electronically representing each of the semantically classified first and second sets of features and their spatial interrelationships in corresponding concept graphs;
and wherein said matching comprises comparing the concept graph representing the semantically classified first set of features and their spatial interrelationships against a set of concept graphs representing the one or more second sets of semantically classified features and their spatial interrelationships.
2. The method of claim 1, wherein the spatial interrelationships among the first set of extracted features comprise a relative geometric configuration.
3. The method of claim 1 wherein the matching further comprises:
coarsely filtering the reference depictions to select a set of candidate matches; and
computing a matching score between the first set of extracted features, and the one or more second sets of semantically classified features for the set of candidate matches.
4. The method of claim 1 further comprising forming a set of constraints based on the first set of extracted features, wherein the constraints are one or more of feature similarity constraints, geometrical constraints, topological constraints and geospatial constraints.
5. The method of claim 1 wherein the extracting the spatial interrelationships further comprises calculating a pose for a sensor associated with the captured depiction.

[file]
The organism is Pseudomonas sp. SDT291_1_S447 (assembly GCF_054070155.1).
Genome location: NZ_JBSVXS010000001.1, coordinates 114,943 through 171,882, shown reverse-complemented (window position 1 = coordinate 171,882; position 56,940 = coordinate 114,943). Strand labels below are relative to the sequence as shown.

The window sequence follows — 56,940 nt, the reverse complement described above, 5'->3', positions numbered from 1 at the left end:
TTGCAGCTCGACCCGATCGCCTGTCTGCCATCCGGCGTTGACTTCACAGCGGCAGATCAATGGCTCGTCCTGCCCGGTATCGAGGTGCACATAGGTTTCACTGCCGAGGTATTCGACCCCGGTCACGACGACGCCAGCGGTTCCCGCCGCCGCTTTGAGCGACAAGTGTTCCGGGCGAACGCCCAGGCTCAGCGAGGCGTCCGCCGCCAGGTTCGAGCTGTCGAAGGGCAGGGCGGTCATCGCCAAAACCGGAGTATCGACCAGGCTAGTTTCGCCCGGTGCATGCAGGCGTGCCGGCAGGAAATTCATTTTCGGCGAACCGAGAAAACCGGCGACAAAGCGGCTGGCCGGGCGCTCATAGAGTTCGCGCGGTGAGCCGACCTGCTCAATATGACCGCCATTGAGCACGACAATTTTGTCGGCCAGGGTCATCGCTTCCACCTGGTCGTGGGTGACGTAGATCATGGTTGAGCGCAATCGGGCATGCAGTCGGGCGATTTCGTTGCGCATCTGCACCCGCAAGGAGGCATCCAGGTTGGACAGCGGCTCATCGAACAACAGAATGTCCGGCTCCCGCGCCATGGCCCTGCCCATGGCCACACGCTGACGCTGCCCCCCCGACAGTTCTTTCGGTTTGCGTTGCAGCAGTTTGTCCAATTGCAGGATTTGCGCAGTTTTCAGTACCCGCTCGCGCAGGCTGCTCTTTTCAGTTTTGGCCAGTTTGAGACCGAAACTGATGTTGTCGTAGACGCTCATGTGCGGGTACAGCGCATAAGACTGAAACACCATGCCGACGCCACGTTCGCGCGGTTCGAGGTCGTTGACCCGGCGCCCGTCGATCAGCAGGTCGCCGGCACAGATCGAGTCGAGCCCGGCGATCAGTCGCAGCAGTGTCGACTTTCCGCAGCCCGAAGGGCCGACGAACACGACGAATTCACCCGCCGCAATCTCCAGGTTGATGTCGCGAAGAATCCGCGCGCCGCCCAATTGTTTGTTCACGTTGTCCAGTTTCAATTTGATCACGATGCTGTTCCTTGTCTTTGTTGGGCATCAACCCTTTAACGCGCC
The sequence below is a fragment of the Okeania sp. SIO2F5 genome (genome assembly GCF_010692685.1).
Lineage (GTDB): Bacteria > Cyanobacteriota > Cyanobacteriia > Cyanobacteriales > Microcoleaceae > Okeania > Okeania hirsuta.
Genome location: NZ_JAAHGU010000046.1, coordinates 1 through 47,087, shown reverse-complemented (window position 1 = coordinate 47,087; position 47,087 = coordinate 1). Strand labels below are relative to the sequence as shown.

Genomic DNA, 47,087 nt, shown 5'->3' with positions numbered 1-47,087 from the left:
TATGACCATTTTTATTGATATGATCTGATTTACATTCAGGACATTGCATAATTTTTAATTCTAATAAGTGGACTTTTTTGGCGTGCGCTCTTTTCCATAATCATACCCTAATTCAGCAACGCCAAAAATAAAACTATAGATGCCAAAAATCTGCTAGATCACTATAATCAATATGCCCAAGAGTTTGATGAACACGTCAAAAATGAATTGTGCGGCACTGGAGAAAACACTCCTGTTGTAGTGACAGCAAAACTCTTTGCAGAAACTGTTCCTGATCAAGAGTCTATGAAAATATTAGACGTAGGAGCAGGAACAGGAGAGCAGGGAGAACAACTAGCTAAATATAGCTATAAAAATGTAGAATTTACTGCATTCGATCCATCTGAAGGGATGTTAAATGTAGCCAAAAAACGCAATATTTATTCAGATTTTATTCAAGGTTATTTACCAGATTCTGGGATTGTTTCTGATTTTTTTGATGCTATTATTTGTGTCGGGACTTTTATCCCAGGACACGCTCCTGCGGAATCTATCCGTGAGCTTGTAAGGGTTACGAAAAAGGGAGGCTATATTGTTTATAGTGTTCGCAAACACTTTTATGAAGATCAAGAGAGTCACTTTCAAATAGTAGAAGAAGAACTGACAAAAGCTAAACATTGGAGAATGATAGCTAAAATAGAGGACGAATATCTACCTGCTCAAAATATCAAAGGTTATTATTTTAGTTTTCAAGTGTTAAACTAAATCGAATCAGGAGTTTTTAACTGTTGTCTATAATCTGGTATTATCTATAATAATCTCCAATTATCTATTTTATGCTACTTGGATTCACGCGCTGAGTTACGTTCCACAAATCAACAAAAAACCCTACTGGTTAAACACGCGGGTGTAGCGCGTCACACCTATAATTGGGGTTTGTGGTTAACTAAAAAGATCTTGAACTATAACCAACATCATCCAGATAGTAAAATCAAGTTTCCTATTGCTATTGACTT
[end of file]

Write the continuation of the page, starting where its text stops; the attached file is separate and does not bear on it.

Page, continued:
6. The method of claim 1, wherein the reference depictions further comprises satellite (SAT) imagery and oblique aerial imagery (OAI).
7. The method of claim 6, wherein the one or more second sets of semantically classified features includes one or more features extracted by combining the SAT imagery, the OAI imagery, and associated three-dimensional (3D) model data.
8. The method of claim 7 wherein the features extracted by combining the SAT and OAI imagery include one or more of outlines and facades of buildings.
9. The method of claim 8, further comprising:
extracting the outlines of buildings using the 3D model data and the SAT imagery;
locating a corresponding building, in the OAI imagery, using the extracted outlines; and
extracting facades for the corresponding building using the located building.
10. The method of claim 1 further comprising:
extracting one or more features from terrain data associated with the reference depictions.
11. The method of claim 10 wherein the terrain data is three dimensional (3D) terrain data.
12. The method of claim 10 further comprising:
computing the location of a skyline from the terrain data.
13. The method of claim 1 further comprising:
providing an interface to a user showing the captured depiction and one or more matches within the reference depictions on an interactive display.
14. The method of claim 1 further comprising:
performing the method of claim 1 with respect to each of a plurality of captured depictions, to derive a corresponding geographic location for each of the captured depictions; and
using the derived geographic locations to construct a geographically indexed database of the captured depictions.
15. The method of claim 14, further comprising:
providing an interactive search engine responsive to a query specifying a geographic location by returning one or more of the captured depictions whose corresponding derived location matches the location specified by the query.
16. The method of claim 14, further comprising: displaying the captured depictions on an interactive map, wherein the depictions are each displayed in a position corresponding to their derived geographic location.